Crowdfunding Rewards are Derivatives (I think)

I’ve written previously about Ouya’s strong team and great updates but I haven’t yet said much about their rewards. (By the way, with 55 hours left in their campaign Ouya has raised $6.8m from almost 52,000 backers. Expect these totals to increase dramatically as the campaign sprints to the finish line. Kicktraq is predicting $7.5m.)

What is noteworthy about the rewards is that they are aimed at two sets of distinct but symbiotic groups — gamers and developers — and that the values of some of the rewards are correlated with the general value of Ouya.

  • $10 level: 1572 gamer backers —> $15,720
  • $25 level: 1614 gamer backers —> $40,350
  • $95 level: 1000 gamer backers —> $95,000
  • $99 level: 38,373 gamer backers —> $3,798,927
  • $140 level: 4,527 gamer backers —> $633,780
  • $225 level: 2,288 gamer backers —> $514,800
  • TOTAL: 49,374 gamer backers; $5,098,577; Average: $103.26/backer
  • $699 level: 506 developer backers —> $353,694
  • $1,337 level: 201 developer backers —> $268,737
  • $5,000 level: 4 developer backers —> $20,000
  • TOTAL: 711 gamer backers; $642,431; $903.56/backer

The first question that comes to my mind when I look at these numbers is the extent to which one group’s support spurred on the other group’s support. Did the developers start signing up once they saw that there was an enthusiastic audience for their games? Or, did the gamers start signing up once they saw that there was a committed community of developers? Did each group support the project without consideration of the other? I’d be very grateful to hear from people who have experience with feedback loops between content creators and content consumers who might be able to explain what likely happened.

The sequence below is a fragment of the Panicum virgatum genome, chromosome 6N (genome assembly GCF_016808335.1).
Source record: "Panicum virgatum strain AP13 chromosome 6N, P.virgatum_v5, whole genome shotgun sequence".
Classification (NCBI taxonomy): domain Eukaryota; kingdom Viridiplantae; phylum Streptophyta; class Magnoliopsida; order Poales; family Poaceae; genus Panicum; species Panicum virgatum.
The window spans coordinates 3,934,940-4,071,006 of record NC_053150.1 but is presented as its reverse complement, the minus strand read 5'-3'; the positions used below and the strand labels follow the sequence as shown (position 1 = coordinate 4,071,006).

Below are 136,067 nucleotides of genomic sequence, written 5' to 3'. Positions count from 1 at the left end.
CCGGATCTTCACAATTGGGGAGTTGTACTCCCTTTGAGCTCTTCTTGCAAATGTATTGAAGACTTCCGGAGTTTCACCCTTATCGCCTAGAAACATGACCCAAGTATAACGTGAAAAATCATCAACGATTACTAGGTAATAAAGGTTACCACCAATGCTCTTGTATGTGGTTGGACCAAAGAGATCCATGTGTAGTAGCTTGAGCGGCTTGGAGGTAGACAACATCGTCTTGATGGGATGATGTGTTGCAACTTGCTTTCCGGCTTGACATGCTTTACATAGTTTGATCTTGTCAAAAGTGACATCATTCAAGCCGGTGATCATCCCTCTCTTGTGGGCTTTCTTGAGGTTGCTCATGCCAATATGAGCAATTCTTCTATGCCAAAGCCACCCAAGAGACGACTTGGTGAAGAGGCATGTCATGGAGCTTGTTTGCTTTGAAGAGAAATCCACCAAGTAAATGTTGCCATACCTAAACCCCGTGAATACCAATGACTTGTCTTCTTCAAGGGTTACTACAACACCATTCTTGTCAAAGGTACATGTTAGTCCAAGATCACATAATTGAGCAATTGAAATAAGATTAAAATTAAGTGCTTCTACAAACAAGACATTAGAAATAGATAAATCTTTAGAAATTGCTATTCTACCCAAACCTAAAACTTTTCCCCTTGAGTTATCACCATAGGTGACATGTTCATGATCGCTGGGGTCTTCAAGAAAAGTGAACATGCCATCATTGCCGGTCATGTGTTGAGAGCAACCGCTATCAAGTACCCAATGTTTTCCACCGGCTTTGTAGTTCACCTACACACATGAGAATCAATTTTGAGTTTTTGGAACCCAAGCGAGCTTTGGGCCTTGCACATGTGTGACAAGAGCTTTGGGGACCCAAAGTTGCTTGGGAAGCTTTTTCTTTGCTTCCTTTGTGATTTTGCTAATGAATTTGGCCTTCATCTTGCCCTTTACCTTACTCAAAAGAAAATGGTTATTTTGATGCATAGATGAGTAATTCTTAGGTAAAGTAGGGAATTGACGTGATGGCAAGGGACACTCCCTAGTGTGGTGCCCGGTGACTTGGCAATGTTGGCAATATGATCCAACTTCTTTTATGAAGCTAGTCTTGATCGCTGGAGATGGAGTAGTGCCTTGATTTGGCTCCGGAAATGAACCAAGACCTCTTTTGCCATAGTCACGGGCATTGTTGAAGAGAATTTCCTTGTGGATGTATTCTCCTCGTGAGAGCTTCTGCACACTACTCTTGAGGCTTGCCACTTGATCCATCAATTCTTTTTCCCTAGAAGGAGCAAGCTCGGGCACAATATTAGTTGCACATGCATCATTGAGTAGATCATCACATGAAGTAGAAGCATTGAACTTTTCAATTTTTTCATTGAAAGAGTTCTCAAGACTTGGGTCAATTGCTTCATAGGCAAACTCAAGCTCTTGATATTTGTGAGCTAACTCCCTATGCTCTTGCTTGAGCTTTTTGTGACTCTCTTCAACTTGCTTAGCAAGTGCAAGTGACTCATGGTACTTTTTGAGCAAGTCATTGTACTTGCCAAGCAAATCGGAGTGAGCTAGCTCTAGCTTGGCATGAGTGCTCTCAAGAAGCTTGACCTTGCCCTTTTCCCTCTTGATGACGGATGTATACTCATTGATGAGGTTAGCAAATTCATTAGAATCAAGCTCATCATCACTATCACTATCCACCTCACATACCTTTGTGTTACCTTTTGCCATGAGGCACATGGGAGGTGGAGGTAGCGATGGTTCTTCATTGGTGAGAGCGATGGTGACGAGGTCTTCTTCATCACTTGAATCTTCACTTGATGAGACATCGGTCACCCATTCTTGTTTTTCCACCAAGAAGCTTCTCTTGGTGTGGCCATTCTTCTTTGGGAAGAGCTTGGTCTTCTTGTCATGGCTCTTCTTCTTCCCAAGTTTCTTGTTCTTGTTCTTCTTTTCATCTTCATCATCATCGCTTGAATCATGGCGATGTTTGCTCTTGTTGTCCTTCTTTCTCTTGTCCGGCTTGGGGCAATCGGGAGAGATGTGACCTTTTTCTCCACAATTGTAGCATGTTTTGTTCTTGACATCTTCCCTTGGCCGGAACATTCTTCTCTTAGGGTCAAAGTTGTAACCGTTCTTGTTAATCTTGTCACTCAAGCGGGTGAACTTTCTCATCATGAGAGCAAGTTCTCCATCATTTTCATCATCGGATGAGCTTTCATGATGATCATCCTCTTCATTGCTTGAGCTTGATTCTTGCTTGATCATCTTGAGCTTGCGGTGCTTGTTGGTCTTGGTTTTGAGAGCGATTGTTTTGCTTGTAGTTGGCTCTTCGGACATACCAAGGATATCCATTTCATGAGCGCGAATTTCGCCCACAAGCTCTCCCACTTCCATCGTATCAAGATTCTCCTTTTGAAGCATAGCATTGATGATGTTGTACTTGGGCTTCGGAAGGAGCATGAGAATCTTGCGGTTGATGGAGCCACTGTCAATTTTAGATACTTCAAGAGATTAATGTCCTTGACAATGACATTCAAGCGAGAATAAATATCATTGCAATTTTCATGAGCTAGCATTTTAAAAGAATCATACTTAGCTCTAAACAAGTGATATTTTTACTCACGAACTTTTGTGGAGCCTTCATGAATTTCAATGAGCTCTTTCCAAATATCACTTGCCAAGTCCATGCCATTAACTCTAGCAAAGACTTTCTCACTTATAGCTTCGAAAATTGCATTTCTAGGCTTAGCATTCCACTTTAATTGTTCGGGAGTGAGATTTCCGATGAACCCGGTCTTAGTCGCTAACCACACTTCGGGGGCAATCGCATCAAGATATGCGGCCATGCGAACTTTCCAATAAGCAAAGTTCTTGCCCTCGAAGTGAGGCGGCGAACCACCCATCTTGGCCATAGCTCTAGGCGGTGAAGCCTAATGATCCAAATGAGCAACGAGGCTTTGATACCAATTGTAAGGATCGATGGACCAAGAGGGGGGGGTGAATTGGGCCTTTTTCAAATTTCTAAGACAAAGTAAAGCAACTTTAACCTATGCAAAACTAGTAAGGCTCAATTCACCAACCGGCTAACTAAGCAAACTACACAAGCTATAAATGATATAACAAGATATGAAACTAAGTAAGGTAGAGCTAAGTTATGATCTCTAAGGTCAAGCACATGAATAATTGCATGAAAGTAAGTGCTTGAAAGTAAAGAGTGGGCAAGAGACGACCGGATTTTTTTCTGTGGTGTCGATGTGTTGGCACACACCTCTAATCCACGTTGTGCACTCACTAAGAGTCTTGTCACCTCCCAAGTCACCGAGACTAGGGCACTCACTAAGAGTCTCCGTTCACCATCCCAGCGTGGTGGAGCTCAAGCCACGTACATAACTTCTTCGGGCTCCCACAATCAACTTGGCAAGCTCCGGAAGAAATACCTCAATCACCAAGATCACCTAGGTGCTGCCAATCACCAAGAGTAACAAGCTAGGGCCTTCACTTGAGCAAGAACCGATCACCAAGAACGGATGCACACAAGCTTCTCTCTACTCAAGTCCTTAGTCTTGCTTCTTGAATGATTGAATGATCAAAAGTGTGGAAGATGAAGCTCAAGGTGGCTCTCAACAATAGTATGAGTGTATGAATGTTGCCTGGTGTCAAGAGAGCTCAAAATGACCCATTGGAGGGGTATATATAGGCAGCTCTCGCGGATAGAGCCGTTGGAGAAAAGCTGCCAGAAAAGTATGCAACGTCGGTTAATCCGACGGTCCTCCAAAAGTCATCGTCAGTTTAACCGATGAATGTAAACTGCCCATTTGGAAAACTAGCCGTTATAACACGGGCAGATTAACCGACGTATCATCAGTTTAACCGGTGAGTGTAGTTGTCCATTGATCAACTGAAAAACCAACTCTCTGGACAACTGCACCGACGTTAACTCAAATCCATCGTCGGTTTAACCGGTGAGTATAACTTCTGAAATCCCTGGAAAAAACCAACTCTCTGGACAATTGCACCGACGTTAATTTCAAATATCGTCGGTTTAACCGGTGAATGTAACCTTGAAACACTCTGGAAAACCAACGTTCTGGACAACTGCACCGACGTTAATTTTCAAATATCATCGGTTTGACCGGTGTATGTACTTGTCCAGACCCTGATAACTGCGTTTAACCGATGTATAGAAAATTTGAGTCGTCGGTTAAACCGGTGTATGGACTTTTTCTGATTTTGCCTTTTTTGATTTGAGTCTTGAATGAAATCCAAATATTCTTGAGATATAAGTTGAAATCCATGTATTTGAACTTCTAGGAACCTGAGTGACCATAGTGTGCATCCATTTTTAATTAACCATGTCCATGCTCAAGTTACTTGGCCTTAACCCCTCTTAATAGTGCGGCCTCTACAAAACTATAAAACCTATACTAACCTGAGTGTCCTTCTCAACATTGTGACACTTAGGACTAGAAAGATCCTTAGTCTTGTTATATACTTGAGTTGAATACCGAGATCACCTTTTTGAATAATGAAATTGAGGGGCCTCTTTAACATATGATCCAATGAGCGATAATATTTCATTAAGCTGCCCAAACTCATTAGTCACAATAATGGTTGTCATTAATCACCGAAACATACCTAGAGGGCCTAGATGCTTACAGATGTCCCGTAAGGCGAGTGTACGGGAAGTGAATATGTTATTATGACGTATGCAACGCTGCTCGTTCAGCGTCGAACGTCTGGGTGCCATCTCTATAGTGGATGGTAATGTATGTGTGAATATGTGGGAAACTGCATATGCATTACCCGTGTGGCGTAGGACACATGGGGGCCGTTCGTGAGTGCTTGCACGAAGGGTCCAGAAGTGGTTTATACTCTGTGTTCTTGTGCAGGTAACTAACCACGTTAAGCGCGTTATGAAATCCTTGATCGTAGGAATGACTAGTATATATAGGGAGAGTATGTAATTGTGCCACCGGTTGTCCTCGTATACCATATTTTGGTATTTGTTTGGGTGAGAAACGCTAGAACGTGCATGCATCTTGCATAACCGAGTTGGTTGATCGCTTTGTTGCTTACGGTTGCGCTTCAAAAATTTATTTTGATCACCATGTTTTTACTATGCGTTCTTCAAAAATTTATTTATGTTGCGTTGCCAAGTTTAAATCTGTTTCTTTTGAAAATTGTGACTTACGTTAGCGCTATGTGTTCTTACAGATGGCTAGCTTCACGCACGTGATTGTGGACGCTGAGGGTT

The next thing that I notice is the relative size of the developer backers’ contributions. Even excluding the $5,000 level backers, the developers contributed an average of $880. These backers could afford to go big because their rewards are a sort of derivative: They don’t (indeed, can’t) get equity in the company but the value of their reward is derived from Ouya’s overall success. As such, they were willing to make a much larger investment in the project since the return on the reward is a function of Ouya’s success (something of a lock, it would seem) and their own talent (something that they have good information on).

Writing this post has me wondering other novel ways to create “derivative” rewards whose value are a function of a campaigner’s success. Ouya has shown the way for platform-type projects (I think you priced your developer rewards too low, Dalton!) but there might be ways to apply this to other types of campaigns:

  • consumer apps: ad space rewards —> allow the backers to re-sell;
  • theater projects: bulk tickets rewards —> allow backers to re-sell at market rates;
  • I’m sure there’s more. Anyone?